Not every example of "Levelution" matches the awe of seeing a vast building reduced to rubble, of course, and IGN believes that the effort required to trigger certain events isn't always justified by the utility of the end result. Indeed, there is the nagging sense that, having invented a new 'back-of-the-box' feature, DICE felt "obliged" to fit examples in wherever possible, and many are "superfluous" as a result. However, the emphasis on destruction trickles down into other areas of the game, leading to more subtle implementations of the idea, and a commitment to great map design.
"Finally, for the first time since Bad Company 2, teams can tear down most simple structures. Knocking out supports to topple houses and collapse roads isn't quite as exciting as a skyscraper sinking into a bay, but it's great for keeping enemies out of troublesome spots or creating a crawl space to hide in.
"Battlefield 4 takes the scope of the previous games and blows it up, with maps that take minutes to run across on foot"
"Where Battlefield 4 most brilliantly distances Battlefield 3 is in its map design. The best Battlefield maps are challenging and satisfying, demanding you take advantage of everything at your disposal, and Battlefield 4 does this extremely well... Terrific level design is responsible for a lot of what makes this work well, and I'd wager that a good chunk of Battlefield 4's maps will live as classics."
And so to the elephant in the room. With a dearth of first-party AAA exclusives on both Xbox One and PlayStation 4, Battlefield 4 has become the de facto barometer for what we can expect from the early days of the new console generation - in terms of fidelity and scale, at least. The vast majority of reviews took place at several events hosted by EA, where current-gen, PC and PlayStation 4 versions were available to play. Needless to say, the critics - including those referenced here - opted for a mix of PS4 and PC, only dallying with the Xbox 360 and PS3 versions for the sake of comparison.
According to Polygon, which gave the game a more reserved 7.5 out of 10, the most obvious difference for console gamers will be in the scale of the battle. There were pronounced differences between the console and PC versions of Battlefield 3, and while the PC version of Battlefield 4 handily outstripped the PS4 in most respects, both platforms now offer the same fundamental experience.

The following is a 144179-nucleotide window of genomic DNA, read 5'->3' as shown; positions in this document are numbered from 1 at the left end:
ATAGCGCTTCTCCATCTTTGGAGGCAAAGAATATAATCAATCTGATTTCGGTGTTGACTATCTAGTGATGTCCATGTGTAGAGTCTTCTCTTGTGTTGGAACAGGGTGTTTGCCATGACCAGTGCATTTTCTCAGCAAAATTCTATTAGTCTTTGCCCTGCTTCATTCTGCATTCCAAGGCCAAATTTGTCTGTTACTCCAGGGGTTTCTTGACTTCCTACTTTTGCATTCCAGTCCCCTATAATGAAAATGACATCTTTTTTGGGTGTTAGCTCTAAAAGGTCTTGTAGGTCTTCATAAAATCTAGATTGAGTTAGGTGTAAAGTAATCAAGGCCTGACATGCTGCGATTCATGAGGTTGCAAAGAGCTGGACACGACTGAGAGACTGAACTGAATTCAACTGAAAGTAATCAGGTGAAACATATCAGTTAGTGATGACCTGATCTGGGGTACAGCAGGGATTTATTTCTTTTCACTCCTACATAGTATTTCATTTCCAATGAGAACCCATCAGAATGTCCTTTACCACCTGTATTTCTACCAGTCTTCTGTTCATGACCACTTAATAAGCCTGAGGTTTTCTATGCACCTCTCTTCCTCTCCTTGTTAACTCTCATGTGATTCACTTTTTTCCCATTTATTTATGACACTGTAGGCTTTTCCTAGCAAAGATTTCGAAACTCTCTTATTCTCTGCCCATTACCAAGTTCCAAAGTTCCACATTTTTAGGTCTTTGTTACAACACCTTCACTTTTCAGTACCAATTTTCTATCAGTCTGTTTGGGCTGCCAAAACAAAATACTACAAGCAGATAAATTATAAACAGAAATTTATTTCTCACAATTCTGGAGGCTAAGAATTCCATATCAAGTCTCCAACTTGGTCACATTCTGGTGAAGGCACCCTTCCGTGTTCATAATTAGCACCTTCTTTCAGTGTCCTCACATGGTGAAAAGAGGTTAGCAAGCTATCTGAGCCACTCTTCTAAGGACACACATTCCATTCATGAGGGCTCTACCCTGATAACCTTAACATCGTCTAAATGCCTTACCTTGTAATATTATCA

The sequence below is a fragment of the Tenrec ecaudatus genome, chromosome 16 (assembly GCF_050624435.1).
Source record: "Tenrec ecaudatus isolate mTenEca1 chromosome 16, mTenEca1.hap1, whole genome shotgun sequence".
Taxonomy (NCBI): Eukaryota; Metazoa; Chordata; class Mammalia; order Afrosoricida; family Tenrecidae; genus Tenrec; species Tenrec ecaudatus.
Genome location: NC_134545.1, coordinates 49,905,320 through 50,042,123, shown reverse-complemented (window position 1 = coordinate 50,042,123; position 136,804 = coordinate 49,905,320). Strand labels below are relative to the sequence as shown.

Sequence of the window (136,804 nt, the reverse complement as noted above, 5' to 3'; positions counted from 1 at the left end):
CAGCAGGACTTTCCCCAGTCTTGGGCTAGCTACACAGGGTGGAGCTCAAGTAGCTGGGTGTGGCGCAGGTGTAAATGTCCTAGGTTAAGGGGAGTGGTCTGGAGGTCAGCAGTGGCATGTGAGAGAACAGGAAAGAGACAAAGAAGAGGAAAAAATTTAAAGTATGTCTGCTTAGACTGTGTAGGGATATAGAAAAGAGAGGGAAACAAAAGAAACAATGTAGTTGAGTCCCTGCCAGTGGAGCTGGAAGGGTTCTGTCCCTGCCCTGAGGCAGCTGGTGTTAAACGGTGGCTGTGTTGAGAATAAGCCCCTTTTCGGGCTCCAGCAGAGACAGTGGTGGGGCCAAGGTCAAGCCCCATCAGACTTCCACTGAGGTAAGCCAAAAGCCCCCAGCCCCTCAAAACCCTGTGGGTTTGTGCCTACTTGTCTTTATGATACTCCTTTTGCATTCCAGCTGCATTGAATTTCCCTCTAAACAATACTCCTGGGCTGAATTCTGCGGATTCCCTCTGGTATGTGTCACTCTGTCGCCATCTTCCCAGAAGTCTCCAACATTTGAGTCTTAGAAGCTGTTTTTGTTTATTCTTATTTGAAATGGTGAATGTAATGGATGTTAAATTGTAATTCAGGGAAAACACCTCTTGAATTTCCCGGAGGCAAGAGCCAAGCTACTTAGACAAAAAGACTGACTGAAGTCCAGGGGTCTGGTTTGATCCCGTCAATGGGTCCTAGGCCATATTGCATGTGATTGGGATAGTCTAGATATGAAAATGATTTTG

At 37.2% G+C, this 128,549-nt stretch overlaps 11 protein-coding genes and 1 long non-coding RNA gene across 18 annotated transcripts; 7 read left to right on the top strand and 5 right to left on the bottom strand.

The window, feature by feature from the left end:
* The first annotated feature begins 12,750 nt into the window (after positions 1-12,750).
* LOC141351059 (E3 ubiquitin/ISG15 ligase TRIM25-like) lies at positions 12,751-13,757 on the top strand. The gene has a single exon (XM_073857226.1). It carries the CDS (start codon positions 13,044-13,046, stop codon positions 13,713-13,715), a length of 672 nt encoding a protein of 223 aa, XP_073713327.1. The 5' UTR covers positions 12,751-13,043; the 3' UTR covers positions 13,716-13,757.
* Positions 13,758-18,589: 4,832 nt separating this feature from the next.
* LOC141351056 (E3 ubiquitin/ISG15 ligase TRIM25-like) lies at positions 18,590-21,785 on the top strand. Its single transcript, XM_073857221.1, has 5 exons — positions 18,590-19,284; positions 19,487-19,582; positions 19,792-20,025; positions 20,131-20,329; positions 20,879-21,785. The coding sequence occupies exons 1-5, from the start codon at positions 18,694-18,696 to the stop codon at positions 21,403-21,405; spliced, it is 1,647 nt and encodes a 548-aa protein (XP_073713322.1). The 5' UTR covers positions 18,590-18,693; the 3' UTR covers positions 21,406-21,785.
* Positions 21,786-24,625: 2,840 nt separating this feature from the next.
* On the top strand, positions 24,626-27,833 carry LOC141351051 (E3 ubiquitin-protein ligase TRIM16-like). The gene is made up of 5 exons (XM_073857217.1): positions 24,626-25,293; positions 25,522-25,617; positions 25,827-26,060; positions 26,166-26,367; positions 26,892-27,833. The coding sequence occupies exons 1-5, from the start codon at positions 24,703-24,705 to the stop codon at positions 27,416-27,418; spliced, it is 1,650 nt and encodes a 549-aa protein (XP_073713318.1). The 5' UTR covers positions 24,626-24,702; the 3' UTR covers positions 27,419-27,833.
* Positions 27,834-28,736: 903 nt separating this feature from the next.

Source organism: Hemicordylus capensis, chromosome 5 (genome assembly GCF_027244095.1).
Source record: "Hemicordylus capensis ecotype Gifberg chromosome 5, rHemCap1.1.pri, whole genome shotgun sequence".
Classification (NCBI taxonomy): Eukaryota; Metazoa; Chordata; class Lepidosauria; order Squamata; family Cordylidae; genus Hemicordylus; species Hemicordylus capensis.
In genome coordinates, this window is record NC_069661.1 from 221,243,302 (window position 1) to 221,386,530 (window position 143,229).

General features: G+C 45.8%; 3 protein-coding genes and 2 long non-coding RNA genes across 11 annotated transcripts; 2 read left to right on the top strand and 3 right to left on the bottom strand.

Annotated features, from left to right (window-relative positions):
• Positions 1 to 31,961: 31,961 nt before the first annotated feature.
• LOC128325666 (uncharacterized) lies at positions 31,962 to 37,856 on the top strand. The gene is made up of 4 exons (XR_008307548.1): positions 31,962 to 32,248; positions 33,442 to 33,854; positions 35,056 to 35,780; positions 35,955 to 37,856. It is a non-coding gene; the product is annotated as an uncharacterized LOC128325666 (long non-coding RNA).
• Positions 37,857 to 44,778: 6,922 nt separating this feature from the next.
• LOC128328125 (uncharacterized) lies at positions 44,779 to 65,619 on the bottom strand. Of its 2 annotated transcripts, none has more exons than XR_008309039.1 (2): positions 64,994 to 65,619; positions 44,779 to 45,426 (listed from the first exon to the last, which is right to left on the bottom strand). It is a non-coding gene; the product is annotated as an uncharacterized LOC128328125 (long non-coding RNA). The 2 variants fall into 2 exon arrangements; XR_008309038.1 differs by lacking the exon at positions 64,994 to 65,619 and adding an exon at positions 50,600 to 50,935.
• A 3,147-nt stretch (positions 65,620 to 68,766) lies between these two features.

"Battlefield 4 takes the scope of the previous games and blows it up, with maps that span virtual kilometers of space that take minutes to run across on foot. Battlefield 4's multiplayer levels feel less compromised in scale than in Battlefield 3, which has the unfortunate side effect of feast or famine. When one of the larger maps had less than 50 players, for example, I found it easy to wander for multiple minutes looking for something to do, for someone to shoot or assist or something. Anything.
"It's hard not to wonder just what DICE will be able to do when it no longer has to hobble its designs to suit ageing hardware"
"But when those levels are full - when, for example, 64 players are battling for control of Hainan Resort's five capture points - there's no shortage of engagement... At one point, I watched as the resort hotel crumbled under the explosives of my teammates and jets screamed overhead, and then I ran to the next capture point, gunning down other players and avoiding turret fire from a Little Bird attack chopper.
"It's exhilarating in a way no other shooter is."
In its 8 out of 10 review, Eurogamer also notes that some disparity still exists between the PC and console, even when that console is a PlayStation 4. However, when either platform is placed alongside current-gen hardware, "the difference is night and day. Not just in terms of visual polish, but in tangible gameplay terms as well." Indeed, even with player-counts and map sizes scaled down, the Xbox 360 version - Eurogamer didn't play the game on PS4 - "just can't cope" with what DICE is asking it to do, and the reviewer is left wondering what compromises were necessary to serve three so very different masters.
"The differences in the carefully staged single-player campaign aren't so bad, but anyone who tries the game online on next-gen will find it very difficult to go back again. On 360, even with the full 14GB of installed data, the textures are murky, the graphics flicker and glitch and the low resolution and chugging frame-rate cut right into the core of the game - obscuring enemies behind technical wrinkles and generally making it harder to fight effectively. If you're looking to this game to justify a platform upgrade, consider its job done.
"It's hard not to wonder just what DICE will be able to do when it no longer has to hobble its designs to suit ageing hardware, though."